Modern Japanese Aesthetics

Modern Japanese Aesthetics: A Reader

MICHELE MARRA
Copyright Date: 1999
https://www.jstor.org/stable/j.ctt6wr0jp
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  • Book Info
    Modern Japanese Aesthetics
    Book Description:

    Modern Japanese Aesthetics is the first work in English on the history of the Japanese philosophy of art, from its inception in the 1870s to the present. In addition to the historical information and discussion of aesthetic issues that appear in the introductions to each of the chapters, the book presents English translations of otherwise inaccessible major works on Japanese aesthetics, beginning with a complete and annotated translation of the first work in the field, Nishi Amane's Bimyogaku Setsu (The Theory of Aesthetics). In its four sections (The Subject of Aesthetics, Aesthetic Categories, Poetic Expression, Postmodernism and Aesthetics), Modern Japanese Aesthetics discusses the momentous efforts made by Japanese thinkers to master, assimilate, and transform Western philosophical systems to discuss their own literary and artistic heritage. Readers are introduced to debates between the unconditional supporters of Western ideas (Onishi Hajime) and more cautious approaches to the literary and artistic past (Okakura Kakuzo, Tsubouchi Shoyo). The institutionalization of aesthetics as an academic subject is discussed and the work of some of Japan's most distinguished professional aestheticians (Onishi Yoshimori, Imamichi Tomonobu), philosophers (Kusanagi Masao, Nishitani Keiji, Sakabe Megumi), and literary critics (Karatani Kojin) is included. Modern Japanese Aesthetics is a sophisticated and energetic volume on the process that led to the construction of aesthetic categories used by Japanese and, later, Western scholars in discussing Japanese literature and arts. This important work will be essential reading for anyone concerned with the formation of a critical vocabulary in Japan.

    eISBN: 978-0-8248-6367-8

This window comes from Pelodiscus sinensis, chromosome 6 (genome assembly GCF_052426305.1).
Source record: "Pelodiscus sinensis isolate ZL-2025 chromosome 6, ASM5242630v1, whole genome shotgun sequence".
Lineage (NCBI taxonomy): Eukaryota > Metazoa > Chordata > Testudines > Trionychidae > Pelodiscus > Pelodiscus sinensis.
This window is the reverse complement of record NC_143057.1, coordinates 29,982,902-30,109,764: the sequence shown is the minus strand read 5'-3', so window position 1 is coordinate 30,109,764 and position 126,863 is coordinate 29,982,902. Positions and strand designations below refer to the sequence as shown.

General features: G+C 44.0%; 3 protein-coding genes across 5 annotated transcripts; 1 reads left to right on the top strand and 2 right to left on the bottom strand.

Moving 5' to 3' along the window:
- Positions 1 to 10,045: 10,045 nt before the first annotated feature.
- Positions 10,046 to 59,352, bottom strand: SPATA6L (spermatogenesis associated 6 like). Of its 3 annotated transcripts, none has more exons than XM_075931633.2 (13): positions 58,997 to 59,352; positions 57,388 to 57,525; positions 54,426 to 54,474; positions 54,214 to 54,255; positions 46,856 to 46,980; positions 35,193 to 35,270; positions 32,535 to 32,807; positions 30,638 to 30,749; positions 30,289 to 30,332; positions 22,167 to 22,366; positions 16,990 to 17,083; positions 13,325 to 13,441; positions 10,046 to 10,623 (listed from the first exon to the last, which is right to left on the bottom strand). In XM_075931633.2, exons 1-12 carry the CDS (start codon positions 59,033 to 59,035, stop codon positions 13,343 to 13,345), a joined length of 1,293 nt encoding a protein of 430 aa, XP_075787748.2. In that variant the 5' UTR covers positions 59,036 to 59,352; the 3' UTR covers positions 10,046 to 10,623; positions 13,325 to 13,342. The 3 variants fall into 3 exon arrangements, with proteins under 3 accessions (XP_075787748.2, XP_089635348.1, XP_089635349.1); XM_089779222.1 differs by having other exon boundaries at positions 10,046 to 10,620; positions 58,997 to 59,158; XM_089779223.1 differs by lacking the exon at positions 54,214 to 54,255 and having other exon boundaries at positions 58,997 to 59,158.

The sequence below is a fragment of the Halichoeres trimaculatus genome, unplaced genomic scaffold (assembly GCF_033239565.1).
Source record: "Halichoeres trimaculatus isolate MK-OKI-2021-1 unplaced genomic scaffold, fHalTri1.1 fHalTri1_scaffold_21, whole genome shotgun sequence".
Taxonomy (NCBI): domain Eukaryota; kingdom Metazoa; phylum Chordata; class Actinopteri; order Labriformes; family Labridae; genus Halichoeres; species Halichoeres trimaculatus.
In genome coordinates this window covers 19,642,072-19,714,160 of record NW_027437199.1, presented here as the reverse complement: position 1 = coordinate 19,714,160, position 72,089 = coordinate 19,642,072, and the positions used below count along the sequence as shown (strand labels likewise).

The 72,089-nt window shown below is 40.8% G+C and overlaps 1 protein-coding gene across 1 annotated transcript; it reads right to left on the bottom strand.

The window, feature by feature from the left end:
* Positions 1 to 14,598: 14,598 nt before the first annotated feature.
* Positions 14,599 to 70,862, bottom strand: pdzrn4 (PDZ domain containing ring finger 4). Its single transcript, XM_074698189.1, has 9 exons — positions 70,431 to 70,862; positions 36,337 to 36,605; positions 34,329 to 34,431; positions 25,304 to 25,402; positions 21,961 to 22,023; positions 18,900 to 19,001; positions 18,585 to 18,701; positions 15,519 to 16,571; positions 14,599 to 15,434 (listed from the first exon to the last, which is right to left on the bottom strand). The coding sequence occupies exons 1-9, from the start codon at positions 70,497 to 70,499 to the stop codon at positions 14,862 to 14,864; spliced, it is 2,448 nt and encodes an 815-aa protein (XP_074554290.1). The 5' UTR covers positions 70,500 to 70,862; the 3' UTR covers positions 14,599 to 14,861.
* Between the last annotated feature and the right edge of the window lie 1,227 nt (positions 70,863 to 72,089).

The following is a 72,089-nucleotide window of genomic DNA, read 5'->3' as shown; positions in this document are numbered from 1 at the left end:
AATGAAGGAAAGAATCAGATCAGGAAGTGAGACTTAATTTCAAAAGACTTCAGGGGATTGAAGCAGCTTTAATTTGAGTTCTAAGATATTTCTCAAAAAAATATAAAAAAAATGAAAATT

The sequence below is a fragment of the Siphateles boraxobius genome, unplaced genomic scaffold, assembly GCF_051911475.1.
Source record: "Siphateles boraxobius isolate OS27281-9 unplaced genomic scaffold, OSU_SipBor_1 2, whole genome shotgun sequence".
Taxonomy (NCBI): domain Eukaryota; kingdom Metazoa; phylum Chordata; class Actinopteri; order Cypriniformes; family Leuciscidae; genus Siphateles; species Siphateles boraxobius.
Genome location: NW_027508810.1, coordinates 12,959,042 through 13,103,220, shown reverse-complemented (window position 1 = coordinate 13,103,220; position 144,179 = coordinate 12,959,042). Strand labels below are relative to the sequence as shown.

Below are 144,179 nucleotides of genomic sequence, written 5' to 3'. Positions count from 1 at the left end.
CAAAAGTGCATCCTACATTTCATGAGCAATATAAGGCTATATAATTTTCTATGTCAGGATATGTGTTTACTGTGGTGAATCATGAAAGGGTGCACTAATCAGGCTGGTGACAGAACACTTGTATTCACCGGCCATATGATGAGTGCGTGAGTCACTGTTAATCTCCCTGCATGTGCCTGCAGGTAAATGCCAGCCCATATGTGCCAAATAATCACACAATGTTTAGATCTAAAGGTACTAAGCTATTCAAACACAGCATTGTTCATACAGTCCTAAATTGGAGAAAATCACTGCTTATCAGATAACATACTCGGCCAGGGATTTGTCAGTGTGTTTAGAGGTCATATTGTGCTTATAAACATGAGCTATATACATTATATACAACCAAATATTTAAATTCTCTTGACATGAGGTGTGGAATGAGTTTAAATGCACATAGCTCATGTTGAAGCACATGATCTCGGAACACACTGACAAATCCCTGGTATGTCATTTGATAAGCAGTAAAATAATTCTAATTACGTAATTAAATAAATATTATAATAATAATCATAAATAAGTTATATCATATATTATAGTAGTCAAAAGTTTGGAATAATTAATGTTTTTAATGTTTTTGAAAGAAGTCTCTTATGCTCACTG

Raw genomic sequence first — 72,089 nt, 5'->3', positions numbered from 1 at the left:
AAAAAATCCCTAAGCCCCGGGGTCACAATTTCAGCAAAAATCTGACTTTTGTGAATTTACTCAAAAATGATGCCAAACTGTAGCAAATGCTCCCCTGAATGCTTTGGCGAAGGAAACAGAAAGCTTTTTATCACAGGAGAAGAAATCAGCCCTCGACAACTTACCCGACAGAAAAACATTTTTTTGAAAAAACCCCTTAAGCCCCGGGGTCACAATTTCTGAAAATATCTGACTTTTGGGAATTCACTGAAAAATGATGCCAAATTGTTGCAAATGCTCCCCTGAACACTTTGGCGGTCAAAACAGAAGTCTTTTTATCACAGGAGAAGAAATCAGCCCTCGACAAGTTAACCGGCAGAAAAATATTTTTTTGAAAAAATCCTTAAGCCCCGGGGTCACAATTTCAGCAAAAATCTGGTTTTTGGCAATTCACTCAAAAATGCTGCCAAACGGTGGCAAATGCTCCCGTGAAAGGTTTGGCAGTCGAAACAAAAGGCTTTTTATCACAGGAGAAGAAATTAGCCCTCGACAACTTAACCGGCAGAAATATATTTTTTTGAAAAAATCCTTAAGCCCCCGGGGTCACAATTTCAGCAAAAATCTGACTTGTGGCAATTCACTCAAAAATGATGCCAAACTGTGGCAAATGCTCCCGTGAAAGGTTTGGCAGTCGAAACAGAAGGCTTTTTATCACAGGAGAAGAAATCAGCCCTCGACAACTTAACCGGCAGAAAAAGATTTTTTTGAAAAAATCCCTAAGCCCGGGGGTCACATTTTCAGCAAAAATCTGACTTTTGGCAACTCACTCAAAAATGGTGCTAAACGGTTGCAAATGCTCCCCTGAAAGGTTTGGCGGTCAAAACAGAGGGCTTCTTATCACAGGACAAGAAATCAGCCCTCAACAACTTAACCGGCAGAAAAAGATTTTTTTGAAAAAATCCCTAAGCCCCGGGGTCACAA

Subjects: Philosophy

Table of Contents

  1. Front Matter
    (pp. i-vi)
  2. Table of Contents
    (pp. vii-viii)
  3. ACKNOWLEDGMENTS
    (pp. ix-x)
  4. INTRODUCTION
    (pp. 1-14)

    The reader, I hope, will excuse the tautology that appears in the title of this book and is often repeated throughout: “modern aesthetics.” Of course—it may be argued—aesthetics can only be modern, since it is part of modernity and did not exist as a field prior to the mid-eighteenth century. Moreover—it might be added—the field of aesthetics was born in Europe as a branch of philosophy, and, therefore, the application of the category of aesthetics to Japan is a clear act of hermeneutical hegemony.

    I chose the expression “modern aesthetics” to show that aesthetics is indeed...

  5. THE SUBJECT OF AESTHETICS
    • ONE The Introduction of Aesthetics: Nishi Amane
      (pp. 17-37)
      Nishi Amane

      The introduction to Japan of the field of aesthetics in the 1870s entailed a subtle and complex reorganization of local epistemological systems. At the same time, Japanese intellectuals were challenged with the creation of a technical vocabulary that was sensitive to the newly imported ideas. Alien concepts, such as the Western distinction between mechanical and liberal arts, had to be assimilated during what Yamamoto Masao has called “the enlightenment period” of Japanese aesthetics.¹ A major challenge came when the purposiveness and practicality of craftsmanship(gijutsu)had to be differentiated from the ideality of artistic creation(geijutsu). The basic difficulty—to...

    • TWO A Voice of Resistance: Tsubouchi Shōyō
      (pp. 38-64)
      Tsubouchi Shōyō